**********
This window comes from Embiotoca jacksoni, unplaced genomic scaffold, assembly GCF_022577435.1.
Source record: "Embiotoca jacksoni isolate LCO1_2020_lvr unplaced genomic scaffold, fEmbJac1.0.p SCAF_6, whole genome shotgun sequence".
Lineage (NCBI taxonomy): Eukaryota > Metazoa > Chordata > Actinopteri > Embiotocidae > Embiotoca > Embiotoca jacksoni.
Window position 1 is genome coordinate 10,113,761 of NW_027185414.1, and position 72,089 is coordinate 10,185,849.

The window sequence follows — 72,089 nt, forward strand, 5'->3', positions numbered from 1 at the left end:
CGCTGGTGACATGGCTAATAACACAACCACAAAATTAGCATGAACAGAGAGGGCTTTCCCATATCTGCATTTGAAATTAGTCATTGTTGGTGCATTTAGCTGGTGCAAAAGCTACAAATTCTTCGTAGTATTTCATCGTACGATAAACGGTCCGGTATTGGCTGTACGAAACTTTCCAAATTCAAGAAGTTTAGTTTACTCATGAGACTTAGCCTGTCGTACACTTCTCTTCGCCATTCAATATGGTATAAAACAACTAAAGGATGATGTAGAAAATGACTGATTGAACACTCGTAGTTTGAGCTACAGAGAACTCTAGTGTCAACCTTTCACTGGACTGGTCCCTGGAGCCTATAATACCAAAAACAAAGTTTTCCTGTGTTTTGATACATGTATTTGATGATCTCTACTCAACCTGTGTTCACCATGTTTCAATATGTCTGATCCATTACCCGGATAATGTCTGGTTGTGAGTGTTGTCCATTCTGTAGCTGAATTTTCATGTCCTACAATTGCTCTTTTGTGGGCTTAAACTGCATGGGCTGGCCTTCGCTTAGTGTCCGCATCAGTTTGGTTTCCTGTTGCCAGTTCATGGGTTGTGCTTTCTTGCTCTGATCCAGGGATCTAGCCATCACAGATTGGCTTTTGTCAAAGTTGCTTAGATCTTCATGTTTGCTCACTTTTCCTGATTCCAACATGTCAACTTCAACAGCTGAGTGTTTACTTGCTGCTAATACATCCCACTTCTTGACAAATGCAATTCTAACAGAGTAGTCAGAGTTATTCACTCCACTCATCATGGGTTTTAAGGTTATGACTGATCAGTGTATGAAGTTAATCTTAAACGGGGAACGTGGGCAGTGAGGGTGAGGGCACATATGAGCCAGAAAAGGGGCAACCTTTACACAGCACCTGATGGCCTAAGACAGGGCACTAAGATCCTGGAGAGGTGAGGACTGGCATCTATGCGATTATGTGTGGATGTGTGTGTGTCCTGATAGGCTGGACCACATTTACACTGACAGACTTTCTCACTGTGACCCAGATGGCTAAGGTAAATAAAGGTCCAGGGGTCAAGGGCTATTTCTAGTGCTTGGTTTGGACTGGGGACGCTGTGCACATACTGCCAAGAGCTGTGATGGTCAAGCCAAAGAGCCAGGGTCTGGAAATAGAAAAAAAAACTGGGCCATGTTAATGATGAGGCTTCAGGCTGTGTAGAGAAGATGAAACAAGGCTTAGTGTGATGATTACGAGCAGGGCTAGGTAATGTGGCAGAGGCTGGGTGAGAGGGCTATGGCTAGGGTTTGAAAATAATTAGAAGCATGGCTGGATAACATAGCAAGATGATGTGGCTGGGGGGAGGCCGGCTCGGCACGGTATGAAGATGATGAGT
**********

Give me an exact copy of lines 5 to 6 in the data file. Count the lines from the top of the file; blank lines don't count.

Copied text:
The window sequence follows — 72,089 nt, forward strand, 5'->3', positions numbered from 1 at the left end:
CGCTGGTGACATGGCTAATAACACAACCACAAAATTAGCATGAACAGAGAGGGCTTTCCCATATCTGCATTTGAAATTAGTCATTGTTGGTGCATTTAGCTGGTGCAAAAGCTACAAATTCTTCGTAGTATTTCATCGTACGATAAACGGTCCGGTATTGGCTGTACGAAACTTTCCAAATTCAAGAAGTTTAGTTTACTCATGAGACTTAGCCTGTCGTACACTTCTCTTCGCCATTCAATATGGTATAAAACAACTAAAGGATGATGTAGAAAATGACTGATTGAACACTCGTAGTTTGAGCTACAGAGAACTCTAGTGTCAACCTTTCACTGGACTGGTCCCTGGAGCCTATAATACCAAAAACAAAGTTTTCCTGTGTTTTGATACATGTATTTGATGATCTCTACTCAACCTGTGTTCACCATGTTTCAATATGTCTGATCCATTACCCGGATAATGTCTGGTTGTGAGTGTTGTCCATTCTGTAGCTGAATTTTCATGTCCTACAATTGCTCTTTTGTGGGCTTAAACTGCATGGGCTGGCCTTCGCTTAGTGTCCGCATCAGTTTGGTTTCCTGTTGCCAGTTCATGGGTTGTGCTTTCTTGCTCTGATCCAGGGATCTAGCCATCACAGATTGGCTTTTGTCAAAGTTGCTTAGATCTTCATGTTTGCTCACTTTTCCTGATTCCAACATGTCAACTTCAACAGCTGAGTGTTTACTTGCTGCTAATACATCCCACTTCTTGACAAATGCAATTCTAACAGAGTAGTCAGAGTTATTCACTCCACTCATCATGGGTTTTAAGGTTATGACTGATCAGTGTATGAAGTTAATCTTAAACGGGGAACGTGGGCAGTGAGGGTGAGGGCACATATGAGCCAGAAAAGGGGCAACCTTTACACAGCACCTGATGGCCTAAGACAGGGCACTAAGATCCTGGAGAGGTGAGGACTGGCATCTATGCGATTATGTGTGGATGTGTGTGTGTCCTGATAGGCTGGACCACATTTACACTGACAGACTTTCTCACTGTGACCCAGATGGCTAAGGTAAATAAAGGTCCAGGGGTCAAGGGCTATTTCTAGTGCTTGGTTTGGACTGGGGACGCTGTGCACATACTGCCAAGAGCTGTGATGGTCAAGCCAAAGAGCCAGGGTCTGGAAATAGAAAAAAAAACTGGGCCATGTTAATGATGAGGCTTCAGGCTGTGTAGAGAAGATGAAACAAGGCTTAGTGTGATGATTACGAGCAGGGCTAGGTAATGTGGCAGAGGCTGGGTGAGAGGGCTATGGCTAGGGTTTGAAAATAATTAGAAGCATGGCTGGATAACATAGCAAGATGATGTGGCTGGGGGGAGGCCGGCTCGGCACGGTATGAAGATGATGAGT